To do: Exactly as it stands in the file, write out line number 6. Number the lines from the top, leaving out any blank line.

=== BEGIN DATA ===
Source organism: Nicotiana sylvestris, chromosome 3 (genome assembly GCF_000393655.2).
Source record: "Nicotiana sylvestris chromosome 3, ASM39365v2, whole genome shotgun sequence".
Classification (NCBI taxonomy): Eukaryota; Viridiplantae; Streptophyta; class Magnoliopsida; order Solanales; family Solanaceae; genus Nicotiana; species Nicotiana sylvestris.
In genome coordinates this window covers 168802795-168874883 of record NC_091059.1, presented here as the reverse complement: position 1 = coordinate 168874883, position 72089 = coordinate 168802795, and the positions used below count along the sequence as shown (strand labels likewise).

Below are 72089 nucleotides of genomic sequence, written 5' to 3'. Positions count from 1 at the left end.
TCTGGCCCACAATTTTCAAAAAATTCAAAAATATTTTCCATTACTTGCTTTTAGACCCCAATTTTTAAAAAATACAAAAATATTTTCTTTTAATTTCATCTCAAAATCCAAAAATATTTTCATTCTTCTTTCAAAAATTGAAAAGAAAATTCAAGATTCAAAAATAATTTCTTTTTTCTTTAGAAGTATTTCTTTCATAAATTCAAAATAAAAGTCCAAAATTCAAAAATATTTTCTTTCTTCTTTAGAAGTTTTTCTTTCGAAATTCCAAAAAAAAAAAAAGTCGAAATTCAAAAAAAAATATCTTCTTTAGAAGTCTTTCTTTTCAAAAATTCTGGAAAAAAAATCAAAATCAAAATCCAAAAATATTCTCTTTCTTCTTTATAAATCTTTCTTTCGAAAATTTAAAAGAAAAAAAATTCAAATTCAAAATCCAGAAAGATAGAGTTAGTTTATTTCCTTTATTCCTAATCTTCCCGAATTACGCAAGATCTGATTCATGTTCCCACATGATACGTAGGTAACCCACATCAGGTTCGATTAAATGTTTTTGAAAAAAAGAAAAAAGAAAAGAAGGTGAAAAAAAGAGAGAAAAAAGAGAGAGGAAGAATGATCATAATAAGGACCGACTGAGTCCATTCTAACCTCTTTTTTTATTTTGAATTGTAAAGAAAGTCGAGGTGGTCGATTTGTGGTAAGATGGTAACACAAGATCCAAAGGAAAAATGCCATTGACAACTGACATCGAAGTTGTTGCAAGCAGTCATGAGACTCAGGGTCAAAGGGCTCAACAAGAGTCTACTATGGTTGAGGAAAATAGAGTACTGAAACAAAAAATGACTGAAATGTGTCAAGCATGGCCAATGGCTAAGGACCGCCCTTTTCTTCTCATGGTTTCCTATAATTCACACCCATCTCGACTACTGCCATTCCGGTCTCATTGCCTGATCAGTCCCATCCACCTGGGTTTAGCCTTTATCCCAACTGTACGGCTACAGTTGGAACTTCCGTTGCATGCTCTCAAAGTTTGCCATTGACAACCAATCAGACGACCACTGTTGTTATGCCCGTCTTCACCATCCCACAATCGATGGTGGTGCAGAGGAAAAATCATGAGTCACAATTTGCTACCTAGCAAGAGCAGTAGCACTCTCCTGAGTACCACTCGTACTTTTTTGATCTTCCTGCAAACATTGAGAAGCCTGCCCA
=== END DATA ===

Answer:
TCTGGCCCACAATTTTCAAAAAATTCAAAAATATTTTCCATTACTTGCTTTTAGACCCCAATTTTTAAAAAATACAAAAATATTTTCTTTTAATTTCATCTCAAAATCCAAAAATATTTTCATTCTTCTTTCAAAAATTGAAAAGAAAATTCAAGATTCAAAAATAATTTCTTTTTTCTTTAGAAGTATTTCTTTCATAAATTCAAAATAAAAGTCCAAAATTCAAAAATATTTTCTTTCTTCTTTAGAAGTTTTTCTTTCGAAATTCCAAAAAAAAAAAAAGTCGAAATTCAAAAAAAAATATCTTCTTTAGAAGTCTTTCTTTTCAAAAATTCTGGAAAAAAAATCAAAATCAAAATCCAAAAATATTCTCTTTCTTCTTTATAAATCTTTCTTTCGAAAATTTAAAAGAAAAAAAATTCAAATTCAAAATCCAGAAAGATAGAGTTAGTTTATTTCCTTTATTCCTAATCTTCCCGAATTACGCAAGATCTGATTCATGTTCCCACATGATACGTAGGTAACCCACATCAGGTTCGATTAAATGTTTTTGAAAAAAAGAAAAAAGAAAAGAAGGTGAAAAAAAGAGAGAAAAAAGAGAGAGGAAGAATGATCATAATAAGGACCGACTGAGTCCATTCTAACCTCTTTTTTTATTTTGAATTGTAAAGAAAGTCGAGGTGGTCGATTTGTGGTAAGATGGTAACACAAGATCCAAAGGAAAAATGCCATTGACAACTGACATCGAAGTTGTTGCAAGCAGTCATGAGACTCAGGGTCAAAGGGCTCAACAAGAGTCTACTATGGTTGAGGAAAATAGAGTACTGAAACAAAAAATGACTGAAATGTGTCAAGCATGGCCAATGGCTAAGGACCGCCCTTTTCTTCTCATGGTTTCCTATAATTCACACCCATCTCGACTACTGCCATTCCGGTCTCATTGCCTGATCAGTCCCATCCACCTGGGTTTAGCCTTTATCCCAACTGTACGGCTACAGTTGGAACTTCCGTTGCATGCTCTCAAAGTTTGCCATTGACAACCAATCAGACGACCACTGTTGTTATGCCCGTCTTCACCATCCCACAATCGATGGTGGTGCAGAGGAAAAATCATGAGTCACAATTTGCTACCTAGCAAGAGCAGTAGCACTCTCCTGAGTACCACTCGTACTTTTTTGATCTTCCTGCAAACATTGAGAAGCCTGCCCA